After his time in Sweden Hurlebusch returned to Germany where he resumed his erratic lifestyle. In an attempt to settle he returned to Hamburg, where he remained for 10 years and made a living as a music teacher. In 1742 he travelled to Amsterdam, where he finally got a position as organist at Oude Kerk, the city’s oldest church. From then on he actively participated in Amsterdam’s musical life and became close friends with the composer Pietro Antonio Locatelli. He became a Dutch citizen in 1743 and acquired the privilege of printing music in 1746. In spite of this he seemed to become more and more isolated. He remained single, but lived together with a woman who had come with him from Hamburg. In time he became sicklier and died in 1765. He was buried in the cemetery at Oude Kerk.


The two cantatas, Feste Musicale à l’anniversaire de l’arrivèe dans le Royeaume de Sa M:te Fridéric I, Roy de Suède, celebrée à Stockholm le 15. Janw. 1725 and Festeggiamente Musicale per il di natale di sua Real Maestà Ulrica Eleonora in Stockholm alle 23 di gennaio 1725 are, as previously mentioned, the only known compositions from Hurlebusch’s time in Sweden.

The cantata to Frederick I, Feste Musicale, is considerably longer than Festeggiamente Musicale, and the instrumental parts to the arias are much richer − an indication that Hurlebusch was given the task of composing the latter after the performance of the former. Both works are composed in a mixed style with − due to the occasion − one very pompous French overture and arias in Italian style. Feste Musicale makes up a rudimentary suite: overture, gavotte, minuet, gavotte, da capo. It is not known who contributed the texts to these works, but it is likely, at least for the German cantata, that Hurlebusch himself is the author (the absence of text attributions is a sign of modesty, and typical of the time).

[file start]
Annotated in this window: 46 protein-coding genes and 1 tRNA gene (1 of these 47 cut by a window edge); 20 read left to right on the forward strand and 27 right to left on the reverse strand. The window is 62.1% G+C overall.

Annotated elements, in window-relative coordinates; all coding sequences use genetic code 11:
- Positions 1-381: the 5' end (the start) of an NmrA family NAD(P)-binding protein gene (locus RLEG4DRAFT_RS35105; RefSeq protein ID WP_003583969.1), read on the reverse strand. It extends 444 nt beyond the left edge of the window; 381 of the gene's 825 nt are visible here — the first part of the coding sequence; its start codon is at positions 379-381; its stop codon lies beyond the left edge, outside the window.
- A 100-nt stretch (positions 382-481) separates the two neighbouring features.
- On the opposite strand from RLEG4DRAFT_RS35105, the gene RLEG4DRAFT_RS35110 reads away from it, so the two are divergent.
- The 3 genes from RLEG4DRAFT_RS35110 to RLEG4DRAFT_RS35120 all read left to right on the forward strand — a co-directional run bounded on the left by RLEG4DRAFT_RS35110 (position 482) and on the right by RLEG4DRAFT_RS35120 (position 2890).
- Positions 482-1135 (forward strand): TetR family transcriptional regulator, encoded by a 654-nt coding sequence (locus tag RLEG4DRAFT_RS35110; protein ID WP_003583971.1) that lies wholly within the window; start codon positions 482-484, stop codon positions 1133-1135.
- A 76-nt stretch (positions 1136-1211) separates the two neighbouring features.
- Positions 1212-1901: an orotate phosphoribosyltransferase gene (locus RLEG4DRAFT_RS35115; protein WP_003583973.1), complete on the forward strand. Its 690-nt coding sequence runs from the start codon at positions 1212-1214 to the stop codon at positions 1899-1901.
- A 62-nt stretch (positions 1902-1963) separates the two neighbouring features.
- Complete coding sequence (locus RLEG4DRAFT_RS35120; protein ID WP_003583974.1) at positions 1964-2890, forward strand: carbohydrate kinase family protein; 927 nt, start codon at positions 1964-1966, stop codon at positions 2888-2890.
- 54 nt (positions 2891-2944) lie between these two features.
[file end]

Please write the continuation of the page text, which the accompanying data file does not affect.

Holger Schmitt-Hallenberg © 2014
Trans. Nicole Vickers


Anold, Tore: Conrad Friedrich Hurlebusch − Kring en tysk tonsättares vistelse i Sverige 1723−25, thesis in musicology, Uppsala universitet, 1955.
Friedlaender, Max: Das deutsche Lied im 18. Jahrhundert: Quellen und Studien, vol. 1−3, Stuttgart : J.G. Cotta'sche Buchhandlung Nachf., 1902 [new ed. 1962].
Kahleyss, Rainer: Conrad Friedrich Hurlebusch (1691−1765), Frankfurt am Main: Haag + Herchen, 1984.
Kretschmar, Hermann: Geschichte des neuen deutschen Liedes, vol. 1, Leipzig: Breitkopf & Härtel, 1911 [new ed. 1966].
Mattheson, Johann: Grundlage einer Ehren-Pforte, Hamburg: self-published, 1740 [new ed. Berlin 1910].
Seiffert, M: 'Konrad Friedrich Hurlebusch', in Tijdschrift der Vereniging voor Nederlandsche Muziekgeschiedenis, 1904.
Stahre, Ivar: 'Hurlebusch, Conrac Friedrich', in: Sohlmans musiklexikon, vol. 3, pp. 499−500, Stockholm: Sohlman, 1976.

Summary list of works

Operas (all of which are lost), instrumental music (solo concerti, concerto grosso, etc.), works for keyboard (Opere scelte per il clavicembalo, Composizioni per il cembalo, cembalo sonatas, etc.) works for organ, cantatas (Due cantata, Tu parti amato Tirsi, Feste Musicale, Festeggiamento Musicale, and Lascia l’amato Iido), vocal compositions (72 odes, etc.).

Collected works

Works with Swedish affiliation
Feste Musicale à l'anniversaire de l'arrivée dans le Royeaume de Sa M:te Fridéric I Roy de Suède ... Celebrée à Stockholm le 15 Janw: 1725.
Festeggiamento Musicale per il di natale di Sua Real Maestà Ulrica Eleonora Reginas di Suezia ... in Stockholm alli 23. Gennaro 1725.

Works by Conrad Friedrich Hurlebusch

This is not a complete list of works. The following works are those that have been inventoried so far.

Number of works: 2